Early-life conditions are well known to profoundly affect individual development and traits, and potentially allow adaptive programming of individual phenotypes to particular environments22,23. In ectotherms, beyond the noticeable temperature-dependent sex determination in some reptiles24, developmental temperature is also known to influence individual thermal performance curves. For example, in tropical reef fish, high developmental temperatures (+ 1.5 and 3.0 °C above present-day temperature), but also parental exposure to these high temperatures, improved offspring metabolic performance (e.g. reduced resting metabolic rate, increased factorial aerobic scope) in warmer water25. Comparable studies of endotherms are far fewer and mainly limited to effects at early life-stages26. In birds, exposure to high air temperatures either pre- or postnatally increases young individuals´ capacity to maintain lower body temperature in hot conditions27,28,29, including through improved evaporative cooling efficiency in the rock pigeon (Columba livia)30. Surprisingly, adaptive developmental programming for high temperatures also occurs via prenatal acoustic communication31.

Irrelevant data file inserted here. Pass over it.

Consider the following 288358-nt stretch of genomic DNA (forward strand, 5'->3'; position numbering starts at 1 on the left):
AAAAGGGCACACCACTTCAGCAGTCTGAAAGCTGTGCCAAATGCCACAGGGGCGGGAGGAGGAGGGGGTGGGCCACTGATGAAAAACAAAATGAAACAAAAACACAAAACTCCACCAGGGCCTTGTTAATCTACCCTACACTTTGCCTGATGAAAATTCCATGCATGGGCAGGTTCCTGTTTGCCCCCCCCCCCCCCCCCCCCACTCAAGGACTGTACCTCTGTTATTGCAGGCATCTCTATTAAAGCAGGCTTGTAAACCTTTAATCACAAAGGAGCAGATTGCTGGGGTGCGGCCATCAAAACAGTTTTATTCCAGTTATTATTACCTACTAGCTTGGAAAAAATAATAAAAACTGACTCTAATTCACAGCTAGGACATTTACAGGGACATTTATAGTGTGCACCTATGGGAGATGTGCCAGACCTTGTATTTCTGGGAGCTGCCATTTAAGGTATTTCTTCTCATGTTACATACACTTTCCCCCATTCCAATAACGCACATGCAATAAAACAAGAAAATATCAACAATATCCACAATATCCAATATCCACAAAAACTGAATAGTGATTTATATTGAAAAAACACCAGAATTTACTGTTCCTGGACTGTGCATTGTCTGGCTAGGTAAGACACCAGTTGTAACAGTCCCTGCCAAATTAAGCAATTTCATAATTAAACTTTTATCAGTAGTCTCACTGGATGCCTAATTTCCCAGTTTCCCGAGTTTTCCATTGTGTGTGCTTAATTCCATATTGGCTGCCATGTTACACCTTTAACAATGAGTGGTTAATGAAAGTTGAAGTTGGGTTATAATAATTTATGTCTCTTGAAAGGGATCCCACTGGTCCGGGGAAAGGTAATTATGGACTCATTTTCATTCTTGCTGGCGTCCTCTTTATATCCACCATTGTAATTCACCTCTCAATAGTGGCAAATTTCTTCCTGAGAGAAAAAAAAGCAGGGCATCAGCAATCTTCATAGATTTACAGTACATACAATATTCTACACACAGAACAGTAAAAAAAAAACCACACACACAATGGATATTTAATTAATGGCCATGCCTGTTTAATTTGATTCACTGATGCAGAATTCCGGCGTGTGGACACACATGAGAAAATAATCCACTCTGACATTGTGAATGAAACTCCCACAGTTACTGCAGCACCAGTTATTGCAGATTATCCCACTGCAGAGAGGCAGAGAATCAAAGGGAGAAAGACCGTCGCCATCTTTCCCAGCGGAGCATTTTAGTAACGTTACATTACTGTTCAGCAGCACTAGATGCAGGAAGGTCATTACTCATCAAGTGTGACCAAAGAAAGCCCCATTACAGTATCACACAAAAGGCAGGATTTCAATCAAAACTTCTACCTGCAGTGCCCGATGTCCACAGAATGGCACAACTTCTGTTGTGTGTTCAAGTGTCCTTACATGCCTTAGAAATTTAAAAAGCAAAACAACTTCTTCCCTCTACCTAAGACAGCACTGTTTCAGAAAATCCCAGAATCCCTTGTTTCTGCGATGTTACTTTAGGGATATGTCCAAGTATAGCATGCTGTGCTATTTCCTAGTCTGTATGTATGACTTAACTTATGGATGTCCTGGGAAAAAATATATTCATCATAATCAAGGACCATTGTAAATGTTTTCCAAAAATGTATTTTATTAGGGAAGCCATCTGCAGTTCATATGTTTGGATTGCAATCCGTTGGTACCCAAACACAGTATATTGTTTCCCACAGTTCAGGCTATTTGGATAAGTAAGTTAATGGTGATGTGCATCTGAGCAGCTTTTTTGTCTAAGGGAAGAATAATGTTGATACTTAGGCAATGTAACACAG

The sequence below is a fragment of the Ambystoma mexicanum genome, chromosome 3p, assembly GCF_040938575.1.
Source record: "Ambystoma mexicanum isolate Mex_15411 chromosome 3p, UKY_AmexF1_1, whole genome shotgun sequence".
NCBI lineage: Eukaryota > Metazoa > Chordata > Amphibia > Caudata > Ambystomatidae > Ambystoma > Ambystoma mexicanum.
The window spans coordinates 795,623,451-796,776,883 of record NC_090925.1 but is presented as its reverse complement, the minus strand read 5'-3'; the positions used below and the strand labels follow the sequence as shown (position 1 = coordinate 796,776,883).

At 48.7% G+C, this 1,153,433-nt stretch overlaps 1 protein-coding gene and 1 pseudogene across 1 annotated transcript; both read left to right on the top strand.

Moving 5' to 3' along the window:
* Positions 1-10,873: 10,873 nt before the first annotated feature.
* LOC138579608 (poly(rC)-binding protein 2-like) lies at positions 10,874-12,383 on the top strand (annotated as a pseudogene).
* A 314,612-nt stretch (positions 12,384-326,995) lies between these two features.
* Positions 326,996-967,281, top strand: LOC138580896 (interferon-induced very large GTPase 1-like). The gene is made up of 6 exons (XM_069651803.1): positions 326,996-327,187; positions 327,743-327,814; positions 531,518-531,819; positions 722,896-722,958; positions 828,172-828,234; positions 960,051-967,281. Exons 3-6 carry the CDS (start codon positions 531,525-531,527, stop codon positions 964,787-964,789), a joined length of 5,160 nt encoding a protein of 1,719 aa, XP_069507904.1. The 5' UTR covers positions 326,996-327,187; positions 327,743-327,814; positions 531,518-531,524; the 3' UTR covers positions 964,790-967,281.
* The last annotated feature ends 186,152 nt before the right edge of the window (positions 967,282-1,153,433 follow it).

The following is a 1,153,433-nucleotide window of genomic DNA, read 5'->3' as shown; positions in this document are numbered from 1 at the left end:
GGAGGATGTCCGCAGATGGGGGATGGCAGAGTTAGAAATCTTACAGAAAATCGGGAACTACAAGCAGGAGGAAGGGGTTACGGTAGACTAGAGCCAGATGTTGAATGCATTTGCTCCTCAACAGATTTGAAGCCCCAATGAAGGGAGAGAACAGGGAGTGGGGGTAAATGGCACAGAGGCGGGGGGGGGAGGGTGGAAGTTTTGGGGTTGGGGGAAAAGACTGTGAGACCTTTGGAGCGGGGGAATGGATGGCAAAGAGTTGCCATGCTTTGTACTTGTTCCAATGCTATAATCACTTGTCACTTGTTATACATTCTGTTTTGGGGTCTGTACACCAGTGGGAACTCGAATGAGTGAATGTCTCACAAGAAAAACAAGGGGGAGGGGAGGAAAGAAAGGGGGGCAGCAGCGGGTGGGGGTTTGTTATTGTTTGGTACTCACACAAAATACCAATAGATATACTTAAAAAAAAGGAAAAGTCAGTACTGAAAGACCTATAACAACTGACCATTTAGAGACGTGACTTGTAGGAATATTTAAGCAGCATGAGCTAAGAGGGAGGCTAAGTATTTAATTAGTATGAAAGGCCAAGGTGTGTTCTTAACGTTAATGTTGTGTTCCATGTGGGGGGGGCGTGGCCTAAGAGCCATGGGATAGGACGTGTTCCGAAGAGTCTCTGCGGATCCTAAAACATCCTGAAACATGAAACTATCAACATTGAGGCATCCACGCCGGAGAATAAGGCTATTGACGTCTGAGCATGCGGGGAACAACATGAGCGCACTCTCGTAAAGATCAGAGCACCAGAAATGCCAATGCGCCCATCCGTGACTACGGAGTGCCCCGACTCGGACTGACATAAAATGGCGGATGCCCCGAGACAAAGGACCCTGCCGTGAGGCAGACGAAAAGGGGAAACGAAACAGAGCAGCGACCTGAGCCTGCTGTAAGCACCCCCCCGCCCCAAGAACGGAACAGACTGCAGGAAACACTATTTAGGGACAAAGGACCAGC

Prenatal acoustic communication occurs in a diverse range of avian taxa32. Whilst its role in hatching synchronisation or incubation solicitation at sub-optimal temperatures has long been known, its function for developmental programming was only recently proposed31,33. In the desert-adapted zebra finch (Taeniopygia guttata), parents emit a special “heat-call”, only at high air temperatures16,31,34. Heat-calls are produced through an enhanced form of panting or “vocal panting”, which increases the heat tolerance of the emitter, at the cost of higher water loss16. Heat-call utterance is initiated at an individual-specific air temperature threshold (≥ 35 °C16), and is higher in late incubation than in other breeding stages or in non-breeding inviduals31,34,35. Remarkably, embryonic exposure to these calls adaptively reduces nestling growth at high temperatures, which increases their reproductive success as adults31. In addition, individual thermal preferences at adulthood shift towards hotter breeding nests31. These findings suggest that prenatal exposure to heat-calls shaped individual thermal physiology towards a heat-adapted phenotype that persisted into adulthood, but this remains to be tested empirically. Furthermore, in yellow-legged gulls (Larus michahellis), prenatal acoustic experience was recently found to affect several physiological traits such as telomere length and basal corticosterone level36,37, which suggests a direct impact of prenatal sounds on physiology33.